CAMPAIGNERS have issued a plea that the official royal opening of the new Borders Railway today [Wed] should mark a fresh push to extend the line south to Hawick and Carlisle.

The Edinburgh Waverley to Tweedbank line opened to the public on Sunday, exactly 46 years and eight months to the day since its predecessor the Waverley Route was axed as part of the Beeching cuts.

The Waverley Route provided direct rail services between Edinburgh, the Borders, North Yorkshire and London St Pancras for 107 years until 1969, including stops at Hawick and Carlisle which campaigners want to see restored.

Simon Walton, chair of the Campaigner for Borders Rail, said: "Hawick is the Borders town which has suffered most from the loss of the old Waverley Route in 1969. And to meet its full potential, the Borders also needs a direct rail link to the South.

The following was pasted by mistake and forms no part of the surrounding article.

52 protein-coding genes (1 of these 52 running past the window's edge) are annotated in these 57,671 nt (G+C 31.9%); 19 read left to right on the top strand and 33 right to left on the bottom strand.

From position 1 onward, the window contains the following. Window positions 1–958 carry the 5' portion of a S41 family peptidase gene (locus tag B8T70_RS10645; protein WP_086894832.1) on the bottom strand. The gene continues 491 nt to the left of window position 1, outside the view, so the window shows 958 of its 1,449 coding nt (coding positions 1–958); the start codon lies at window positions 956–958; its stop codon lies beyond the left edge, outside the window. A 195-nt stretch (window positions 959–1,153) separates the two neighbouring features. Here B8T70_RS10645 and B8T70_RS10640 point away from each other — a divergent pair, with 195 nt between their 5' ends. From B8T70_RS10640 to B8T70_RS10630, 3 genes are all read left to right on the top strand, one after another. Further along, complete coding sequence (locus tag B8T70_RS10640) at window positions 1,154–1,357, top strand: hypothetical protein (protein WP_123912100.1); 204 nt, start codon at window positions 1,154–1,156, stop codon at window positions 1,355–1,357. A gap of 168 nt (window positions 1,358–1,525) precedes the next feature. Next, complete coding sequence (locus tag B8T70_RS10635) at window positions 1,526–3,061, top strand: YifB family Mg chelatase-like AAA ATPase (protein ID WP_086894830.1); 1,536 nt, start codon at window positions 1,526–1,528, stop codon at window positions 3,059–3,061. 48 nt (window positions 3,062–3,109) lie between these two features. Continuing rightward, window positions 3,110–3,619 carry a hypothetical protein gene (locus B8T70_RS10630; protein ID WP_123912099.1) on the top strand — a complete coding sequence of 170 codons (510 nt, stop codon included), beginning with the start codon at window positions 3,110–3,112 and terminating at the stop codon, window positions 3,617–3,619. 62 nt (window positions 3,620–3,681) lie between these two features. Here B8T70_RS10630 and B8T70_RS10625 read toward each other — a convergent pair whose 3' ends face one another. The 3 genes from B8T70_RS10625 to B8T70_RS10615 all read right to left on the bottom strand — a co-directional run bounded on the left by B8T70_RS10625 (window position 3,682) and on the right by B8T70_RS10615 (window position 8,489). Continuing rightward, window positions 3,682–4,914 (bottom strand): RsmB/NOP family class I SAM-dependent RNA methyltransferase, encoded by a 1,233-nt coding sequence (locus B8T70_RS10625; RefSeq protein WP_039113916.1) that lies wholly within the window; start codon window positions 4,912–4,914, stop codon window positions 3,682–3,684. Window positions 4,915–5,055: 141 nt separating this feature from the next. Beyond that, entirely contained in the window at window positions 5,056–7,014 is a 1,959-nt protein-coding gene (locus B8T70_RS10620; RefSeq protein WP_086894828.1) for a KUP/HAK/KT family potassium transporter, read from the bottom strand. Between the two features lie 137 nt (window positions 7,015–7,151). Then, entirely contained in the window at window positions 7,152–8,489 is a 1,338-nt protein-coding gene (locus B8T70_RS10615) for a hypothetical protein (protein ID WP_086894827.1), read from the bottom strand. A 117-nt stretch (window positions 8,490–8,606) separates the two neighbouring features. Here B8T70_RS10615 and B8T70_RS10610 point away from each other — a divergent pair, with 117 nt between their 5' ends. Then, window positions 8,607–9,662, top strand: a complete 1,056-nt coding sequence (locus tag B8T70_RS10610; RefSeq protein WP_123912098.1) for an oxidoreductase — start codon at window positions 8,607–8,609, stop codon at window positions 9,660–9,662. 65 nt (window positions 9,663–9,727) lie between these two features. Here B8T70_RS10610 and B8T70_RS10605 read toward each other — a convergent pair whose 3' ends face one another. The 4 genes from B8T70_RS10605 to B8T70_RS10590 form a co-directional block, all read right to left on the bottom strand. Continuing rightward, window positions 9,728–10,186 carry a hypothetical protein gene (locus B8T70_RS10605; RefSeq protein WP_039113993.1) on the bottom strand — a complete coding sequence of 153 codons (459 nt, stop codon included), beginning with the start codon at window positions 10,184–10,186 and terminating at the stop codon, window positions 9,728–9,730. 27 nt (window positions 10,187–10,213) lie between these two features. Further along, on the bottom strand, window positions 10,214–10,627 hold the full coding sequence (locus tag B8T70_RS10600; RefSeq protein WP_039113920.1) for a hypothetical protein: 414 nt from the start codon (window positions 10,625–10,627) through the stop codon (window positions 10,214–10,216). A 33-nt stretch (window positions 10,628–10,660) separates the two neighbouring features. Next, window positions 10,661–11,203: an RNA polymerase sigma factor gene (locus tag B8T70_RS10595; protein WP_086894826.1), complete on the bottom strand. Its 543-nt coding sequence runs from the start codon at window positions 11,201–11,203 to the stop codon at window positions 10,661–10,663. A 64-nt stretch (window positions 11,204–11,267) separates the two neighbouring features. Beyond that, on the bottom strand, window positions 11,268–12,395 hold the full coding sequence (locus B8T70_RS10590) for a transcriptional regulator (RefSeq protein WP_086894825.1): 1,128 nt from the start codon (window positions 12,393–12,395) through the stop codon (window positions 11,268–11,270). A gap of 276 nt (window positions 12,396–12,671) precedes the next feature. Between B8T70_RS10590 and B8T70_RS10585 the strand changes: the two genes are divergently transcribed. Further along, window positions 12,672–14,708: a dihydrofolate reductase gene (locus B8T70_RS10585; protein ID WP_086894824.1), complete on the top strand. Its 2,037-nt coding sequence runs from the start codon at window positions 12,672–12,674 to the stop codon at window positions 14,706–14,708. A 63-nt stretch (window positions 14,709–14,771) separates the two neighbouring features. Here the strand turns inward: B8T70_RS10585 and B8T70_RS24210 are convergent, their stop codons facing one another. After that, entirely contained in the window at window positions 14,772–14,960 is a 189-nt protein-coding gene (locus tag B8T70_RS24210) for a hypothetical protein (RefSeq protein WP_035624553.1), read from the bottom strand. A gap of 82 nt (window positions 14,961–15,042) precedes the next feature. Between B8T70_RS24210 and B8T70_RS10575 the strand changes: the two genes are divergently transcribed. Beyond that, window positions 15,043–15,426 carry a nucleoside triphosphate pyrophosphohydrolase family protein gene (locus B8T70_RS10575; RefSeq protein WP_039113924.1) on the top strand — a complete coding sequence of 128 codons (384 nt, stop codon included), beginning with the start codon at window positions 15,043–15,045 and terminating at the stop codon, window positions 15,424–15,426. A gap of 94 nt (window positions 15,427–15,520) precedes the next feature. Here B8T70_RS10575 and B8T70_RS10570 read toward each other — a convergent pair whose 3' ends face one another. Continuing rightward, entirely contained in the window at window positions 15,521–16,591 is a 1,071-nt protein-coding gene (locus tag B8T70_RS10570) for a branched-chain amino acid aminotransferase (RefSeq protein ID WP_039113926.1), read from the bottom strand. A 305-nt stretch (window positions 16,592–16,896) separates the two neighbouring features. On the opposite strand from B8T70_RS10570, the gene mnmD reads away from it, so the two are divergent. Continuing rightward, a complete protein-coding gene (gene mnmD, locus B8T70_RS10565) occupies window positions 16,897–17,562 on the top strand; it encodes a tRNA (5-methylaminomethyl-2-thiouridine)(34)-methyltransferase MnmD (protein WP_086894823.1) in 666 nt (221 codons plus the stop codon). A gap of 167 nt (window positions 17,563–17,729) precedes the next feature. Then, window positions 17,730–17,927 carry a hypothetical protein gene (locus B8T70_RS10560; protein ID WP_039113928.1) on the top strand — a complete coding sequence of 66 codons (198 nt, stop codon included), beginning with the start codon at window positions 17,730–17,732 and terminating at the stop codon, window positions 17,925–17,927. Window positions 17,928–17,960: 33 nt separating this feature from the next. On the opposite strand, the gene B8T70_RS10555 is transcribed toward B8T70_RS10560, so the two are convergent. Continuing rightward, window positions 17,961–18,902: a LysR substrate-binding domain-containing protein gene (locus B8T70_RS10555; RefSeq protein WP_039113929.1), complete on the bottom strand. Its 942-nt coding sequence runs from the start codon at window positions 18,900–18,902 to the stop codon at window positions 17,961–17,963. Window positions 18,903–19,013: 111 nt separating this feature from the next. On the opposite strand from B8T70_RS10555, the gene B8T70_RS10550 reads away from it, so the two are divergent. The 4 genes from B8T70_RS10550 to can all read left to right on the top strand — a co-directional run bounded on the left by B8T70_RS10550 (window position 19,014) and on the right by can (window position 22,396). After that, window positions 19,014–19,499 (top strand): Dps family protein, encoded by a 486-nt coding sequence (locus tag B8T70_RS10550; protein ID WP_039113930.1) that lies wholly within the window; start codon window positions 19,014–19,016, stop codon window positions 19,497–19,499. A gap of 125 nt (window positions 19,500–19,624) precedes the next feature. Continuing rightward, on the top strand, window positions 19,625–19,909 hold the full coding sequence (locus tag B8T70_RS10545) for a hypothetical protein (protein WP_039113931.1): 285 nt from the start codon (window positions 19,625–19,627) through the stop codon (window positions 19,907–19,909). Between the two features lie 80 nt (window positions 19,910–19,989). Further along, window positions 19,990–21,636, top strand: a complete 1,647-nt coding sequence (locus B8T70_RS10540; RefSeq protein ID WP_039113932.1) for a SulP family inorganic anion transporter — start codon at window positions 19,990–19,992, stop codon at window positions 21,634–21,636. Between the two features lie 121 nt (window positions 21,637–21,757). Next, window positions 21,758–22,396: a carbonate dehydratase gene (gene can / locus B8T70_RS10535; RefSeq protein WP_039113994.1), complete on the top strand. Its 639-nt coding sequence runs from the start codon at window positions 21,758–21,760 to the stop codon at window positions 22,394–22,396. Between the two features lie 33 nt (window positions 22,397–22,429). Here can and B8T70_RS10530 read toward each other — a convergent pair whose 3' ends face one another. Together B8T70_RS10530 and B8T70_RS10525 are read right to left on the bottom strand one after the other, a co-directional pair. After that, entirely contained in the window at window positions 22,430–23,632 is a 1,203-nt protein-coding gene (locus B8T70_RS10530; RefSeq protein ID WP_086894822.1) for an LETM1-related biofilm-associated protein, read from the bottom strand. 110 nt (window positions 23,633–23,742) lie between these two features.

"The key benefits of southwards extension would include social inclusion, economic regeneration and tourism opportunities – and sustainable transport for timber from Kielder and the Borders forests, getting log lorries off the roads.

"And a reinstated railway through to Carlisle would provide a strategic diversionary route, relieving pressure on the busy West Coast Main Line."

The Scottish Government have not ruled out a future extension of the line, but Cabinet Secretary for Infrastructure Keith Brown said last week that he wanted to make the existing Borders Railway a success first.

The call comes as the Queen arrives in Edinburgh for the official opening of the Borders Railway. The monarch, who will celebrate a record-breaking reign today, will journey by steam train from Edinburgh Waverley to Tweedbank joined by the Duke of Edinburgh and First Minister Nicola Sturgeon.

The Borders Railway, which cost £294 million, is the longest new rail line to open in Scotland since the Fort William-Mallaig route in 1901.